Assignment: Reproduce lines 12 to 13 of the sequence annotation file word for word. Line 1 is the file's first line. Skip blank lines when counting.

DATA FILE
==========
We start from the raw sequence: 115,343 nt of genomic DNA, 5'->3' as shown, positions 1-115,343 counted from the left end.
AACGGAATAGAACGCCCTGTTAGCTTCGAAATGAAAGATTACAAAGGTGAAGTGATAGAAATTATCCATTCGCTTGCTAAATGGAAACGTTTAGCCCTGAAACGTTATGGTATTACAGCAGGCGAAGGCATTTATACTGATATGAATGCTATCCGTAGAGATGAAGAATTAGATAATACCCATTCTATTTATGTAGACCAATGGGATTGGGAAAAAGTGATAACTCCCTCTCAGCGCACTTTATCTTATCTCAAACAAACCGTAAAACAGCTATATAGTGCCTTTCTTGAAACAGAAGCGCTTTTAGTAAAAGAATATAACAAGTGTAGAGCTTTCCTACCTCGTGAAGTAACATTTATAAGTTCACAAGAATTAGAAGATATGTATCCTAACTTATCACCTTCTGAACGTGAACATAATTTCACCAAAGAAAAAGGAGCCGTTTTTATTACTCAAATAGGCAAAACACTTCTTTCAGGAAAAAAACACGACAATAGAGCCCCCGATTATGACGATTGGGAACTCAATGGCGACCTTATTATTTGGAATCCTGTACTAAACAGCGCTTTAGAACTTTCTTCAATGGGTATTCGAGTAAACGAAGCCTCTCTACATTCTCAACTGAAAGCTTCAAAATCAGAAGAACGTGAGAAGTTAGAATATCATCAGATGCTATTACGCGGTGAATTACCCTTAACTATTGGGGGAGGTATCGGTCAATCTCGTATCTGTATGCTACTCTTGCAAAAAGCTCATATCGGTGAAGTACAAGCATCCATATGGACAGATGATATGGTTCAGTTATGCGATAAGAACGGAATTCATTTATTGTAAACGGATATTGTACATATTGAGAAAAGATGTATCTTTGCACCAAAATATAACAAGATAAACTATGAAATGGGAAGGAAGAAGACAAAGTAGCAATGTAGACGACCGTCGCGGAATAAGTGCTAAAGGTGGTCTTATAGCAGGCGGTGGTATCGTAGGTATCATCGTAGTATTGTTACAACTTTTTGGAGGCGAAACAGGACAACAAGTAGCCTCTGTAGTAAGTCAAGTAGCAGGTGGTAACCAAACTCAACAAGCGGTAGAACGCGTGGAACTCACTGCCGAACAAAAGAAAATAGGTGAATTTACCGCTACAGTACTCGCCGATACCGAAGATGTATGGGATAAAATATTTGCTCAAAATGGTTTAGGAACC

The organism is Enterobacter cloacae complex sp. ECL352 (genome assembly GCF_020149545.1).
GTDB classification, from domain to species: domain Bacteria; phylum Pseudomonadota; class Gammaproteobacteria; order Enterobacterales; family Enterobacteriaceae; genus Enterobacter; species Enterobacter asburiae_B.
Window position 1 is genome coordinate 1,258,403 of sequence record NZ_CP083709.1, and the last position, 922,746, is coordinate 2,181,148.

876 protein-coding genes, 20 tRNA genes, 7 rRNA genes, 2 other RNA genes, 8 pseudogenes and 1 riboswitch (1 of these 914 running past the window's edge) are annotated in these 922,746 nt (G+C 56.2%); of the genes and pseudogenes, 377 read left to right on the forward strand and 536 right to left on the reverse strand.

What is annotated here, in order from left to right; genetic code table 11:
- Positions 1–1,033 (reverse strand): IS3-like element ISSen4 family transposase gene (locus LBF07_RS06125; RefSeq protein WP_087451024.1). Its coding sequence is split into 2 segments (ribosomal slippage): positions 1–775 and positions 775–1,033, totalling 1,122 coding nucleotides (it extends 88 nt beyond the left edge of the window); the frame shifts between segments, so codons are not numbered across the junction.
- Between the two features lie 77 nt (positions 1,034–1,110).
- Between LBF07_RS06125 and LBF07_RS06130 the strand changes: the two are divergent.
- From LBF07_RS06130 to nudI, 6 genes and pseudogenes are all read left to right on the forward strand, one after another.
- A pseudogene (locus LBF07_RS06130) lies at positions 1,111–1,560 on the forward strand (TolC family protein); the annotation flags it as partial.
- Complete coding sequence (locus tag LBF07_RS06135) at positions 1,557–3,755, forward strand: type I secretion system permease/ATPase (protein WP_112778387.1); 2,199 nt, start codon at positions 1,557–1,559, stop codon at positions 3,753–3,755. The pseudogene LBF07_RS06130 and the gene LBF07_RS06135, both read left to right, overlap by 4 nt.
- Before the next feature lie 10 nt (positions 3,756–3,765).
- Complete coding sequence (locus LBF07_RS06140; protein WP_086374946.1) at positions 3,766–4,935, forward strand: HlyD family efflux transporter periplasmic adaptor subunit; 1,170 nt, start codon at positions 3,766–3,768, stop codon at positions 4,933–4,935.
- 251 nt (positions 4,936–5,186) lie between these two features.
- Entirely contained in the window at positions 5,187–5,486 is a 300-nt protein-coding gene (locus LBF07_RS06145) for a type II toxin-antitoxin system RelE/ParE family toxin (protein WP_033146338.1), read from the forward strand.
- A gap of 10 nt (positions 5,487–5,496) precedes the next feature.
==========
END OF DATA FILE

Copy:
- A pseudogene (locus LBF07_RS06130) lies at positions 1,111–1,560 on the forward strand (TolC family protein); the annotation flags it as partial.
- Complete coding sequence (locus tag LBF07_RS06135) at positions 1,557–3,755, forward strand: type I secretion system permease/ATPase (protein WP_112778387.1); 2,199 nt, start codon at positions 1,557–1,559, stop codon at positions 3,753–3,755. The pseudogene LBF07_RS06130 and the gene LBF07_RS06135, both read left to right, overlap by 4 nt.